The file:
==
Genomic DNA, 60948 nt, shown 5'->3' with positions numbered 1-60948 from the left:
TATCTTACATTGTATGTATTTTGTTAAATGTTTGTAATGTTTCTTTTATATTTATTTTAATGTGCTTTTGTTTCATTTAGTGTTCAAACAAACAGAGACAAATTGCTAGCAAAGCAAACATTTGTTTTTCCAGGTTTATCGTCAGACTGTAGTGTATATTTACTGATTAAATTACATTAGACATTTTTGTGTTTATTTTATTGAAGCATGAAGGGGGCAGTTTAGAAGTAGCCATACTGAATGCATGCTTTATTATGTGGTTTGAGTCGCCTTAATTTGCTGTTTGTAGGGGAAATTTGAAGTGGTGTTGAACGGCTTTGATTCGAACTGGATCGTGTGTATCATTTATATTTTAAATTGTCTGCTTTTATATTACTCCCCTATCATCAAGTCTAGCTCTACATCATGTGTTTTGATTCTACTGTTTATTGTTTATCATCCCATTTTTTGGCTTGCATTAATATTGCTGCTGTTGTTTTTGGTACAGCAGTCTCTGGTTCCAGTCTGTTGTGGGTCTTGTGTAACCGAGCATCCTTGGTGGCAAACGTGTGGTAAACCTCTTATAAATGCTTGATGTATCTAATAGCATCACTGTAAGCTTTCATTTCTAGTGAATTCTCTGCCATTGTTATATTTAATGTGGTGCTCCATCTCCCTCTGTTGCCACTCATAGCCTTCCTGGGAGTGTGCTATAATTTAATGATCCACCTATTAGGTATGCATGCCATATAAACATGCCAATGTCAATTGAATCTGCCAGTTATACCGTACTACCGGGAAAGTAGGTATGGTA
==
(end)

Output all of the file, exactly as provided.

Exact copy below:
Genomic DNA, 60948 nt, shown 5'->3' with positions numbered 1-60948 from the left:
TATCTTACATTGTATGTATTTTGTTAAATGTTTGTAATGTTTCTTTTATATTTATTTTAATGTGCTTTTGTTTCATTTAGTGTTCAAACAAACAGAGACAAATTGCTAGCAAAGCAAACATTTGTTTTTCCAGGTTTATCGTCAGACTGTAGTGTATATTTACTGATTAAATTACATTAGACATTTTTGTGTTTATTTTATTGAAGCATGAAGGGGGCAGTTTAGAAGTAGCCATACTGAATGCATGCTTTATTATGTGGTTTGAGTCGCCTTAATTTGCTGTTTGTAGGGGAAATTTGAAGTGGTGTTGAACGGCTTTGATTCGAACTGGATCGTGTGTATCATTTATATTTTAAATTGTCTGCTTTTATATTACTCCCCTATCATCAAGTCTAGCTCTACATCATGTGTTTTGATTCTACTGTTTATTGTTTATCATCCCATTTTTTGGCTTGCATTAATATTGCTGCTGTTGTTTTTGGTACAGCAGTCTCTGGTTCCAGTCTGTTGTGGGTCTTGTGTAACCGAGCATCCTTGGTGGCAAACGTGTGGTAAACCTCTTATAAATGCTTGATGTATCTAATAGCATCACTGTAAGCTTTCATTTCTAGTGAATTCTCTGCCATTGTTATATTTAATGTGGTGCTCCATCTCCCTCTGTTGCCACTCATAGCCTTCCTGGGAGTGTGCTATAATTTAATGATCCACCTATTAGGTATGCATGCCATATAAACATGCCAATGTCAATTGAATCTGCCAGTTATACCGTACTACCGGGAAAGTAGGTATGGTA